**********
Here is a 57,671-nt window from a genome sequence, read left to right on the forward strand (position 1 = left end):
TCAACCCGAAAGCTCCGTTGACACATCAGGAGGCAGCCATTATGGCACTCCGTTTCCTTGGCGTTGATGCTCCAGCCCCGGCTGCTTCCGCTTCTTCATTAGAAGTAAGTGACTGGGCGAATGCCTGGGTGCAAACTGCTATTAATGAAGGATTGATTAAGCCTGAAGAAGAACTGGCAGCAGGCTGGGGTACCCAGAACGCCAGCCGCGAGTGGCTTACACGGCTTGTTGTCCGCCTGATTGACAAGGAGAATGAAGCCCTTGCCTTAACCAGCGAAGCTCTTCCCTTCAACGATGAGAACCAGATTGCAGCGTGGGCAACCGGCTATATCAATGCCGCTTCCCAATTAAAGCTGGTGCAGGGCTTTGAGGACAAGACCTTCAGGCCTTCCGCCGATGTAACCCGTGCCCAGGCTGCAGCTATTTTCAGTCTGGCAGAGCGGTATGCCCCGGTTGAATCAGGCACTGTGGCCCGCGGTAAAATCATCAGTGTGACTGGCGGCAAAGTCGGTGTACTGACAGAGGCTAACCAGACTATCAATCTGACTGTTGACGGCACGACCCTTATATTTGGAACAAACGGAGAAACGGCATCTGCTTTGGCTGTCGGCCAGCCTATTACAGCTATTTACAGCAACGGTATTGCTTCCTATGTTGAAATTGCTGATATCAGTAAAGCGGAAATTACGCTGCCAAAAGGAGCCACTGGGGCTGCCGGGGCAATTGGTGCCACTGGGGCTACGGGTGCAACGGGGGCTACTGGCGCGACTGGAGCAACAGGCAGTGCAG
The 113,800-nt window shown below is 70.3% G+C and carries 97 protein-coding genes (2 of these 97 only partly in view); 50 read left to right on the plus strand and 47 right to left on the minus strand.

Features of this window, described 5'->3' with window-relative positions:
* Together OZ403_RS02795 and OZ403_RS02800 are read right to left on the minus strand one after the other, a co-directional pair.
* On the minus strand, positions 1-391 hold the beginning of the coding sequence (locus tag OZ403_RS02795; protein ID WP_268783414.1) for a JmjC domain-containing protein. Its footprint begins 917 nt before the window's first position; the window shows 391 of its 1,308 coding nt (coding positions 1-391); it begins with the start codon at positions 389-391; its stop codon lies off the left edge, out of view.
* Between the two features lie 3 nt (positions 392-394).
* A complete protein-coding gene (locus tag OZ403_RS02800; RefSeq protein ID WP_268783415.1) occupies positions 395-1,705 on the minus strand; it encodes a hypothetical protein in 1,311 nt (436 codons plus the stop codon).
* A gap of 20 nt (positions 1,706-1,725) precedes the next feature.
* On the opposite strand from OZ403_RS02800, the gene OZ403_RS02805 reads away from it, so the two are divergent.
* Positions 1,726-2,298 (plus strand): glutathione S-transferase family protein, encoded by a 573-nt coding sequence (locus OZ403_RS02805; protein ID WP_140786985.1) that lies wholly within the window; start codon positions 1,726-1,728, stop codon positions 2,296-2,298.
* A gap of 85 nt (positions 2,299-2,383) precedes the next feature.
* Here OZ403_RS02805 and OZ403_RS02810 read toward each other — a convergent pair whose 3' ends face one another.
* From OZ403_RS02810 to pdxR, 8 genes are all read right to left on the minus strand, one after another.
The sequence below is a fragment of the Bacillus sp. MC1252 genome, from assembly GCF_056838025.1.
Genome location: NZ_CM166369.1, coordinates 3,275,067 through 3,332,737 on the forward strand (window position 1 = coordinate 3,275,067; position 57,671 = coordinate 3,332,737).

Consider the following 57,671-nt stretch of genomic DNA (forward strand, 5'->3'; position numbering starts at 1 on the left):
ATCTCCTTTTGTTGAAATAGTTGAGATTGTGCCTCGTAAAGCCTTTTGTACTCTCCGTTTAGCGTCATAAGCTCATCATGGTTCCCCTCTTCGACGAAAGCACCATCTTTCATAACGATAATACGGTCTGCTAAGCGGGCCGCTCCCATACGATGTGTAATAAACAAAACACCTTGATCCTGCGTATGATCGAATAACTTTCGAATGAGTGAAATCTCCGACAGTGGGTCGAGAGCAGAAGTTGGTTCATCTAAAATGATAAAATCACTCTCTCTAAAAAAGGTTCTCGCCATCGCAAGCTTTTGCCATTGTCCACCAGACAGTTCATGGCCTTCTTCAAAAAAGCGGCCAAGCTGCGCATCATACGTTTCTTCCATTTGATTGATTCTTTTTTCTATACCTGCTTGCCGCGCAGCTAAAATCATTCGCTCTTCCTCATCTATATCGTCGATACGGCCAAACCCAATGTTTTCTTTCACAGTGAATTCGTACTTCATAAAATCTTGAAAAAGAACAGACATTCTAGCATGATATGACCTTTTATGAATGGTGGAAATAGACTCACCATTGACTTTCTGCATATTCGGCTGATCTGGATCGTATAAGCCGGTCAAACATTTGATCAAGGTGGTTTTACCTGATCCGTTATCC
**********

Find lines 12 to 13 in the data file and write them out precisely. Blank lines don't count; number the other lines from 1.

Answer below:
* A gap of 85 nt (positions 2,299-2,383) precedes the next feature.
* Here OZ403_RS02805 and OZ403_RS02810 read toward each other — a convergent pair whose 3' ends face one another.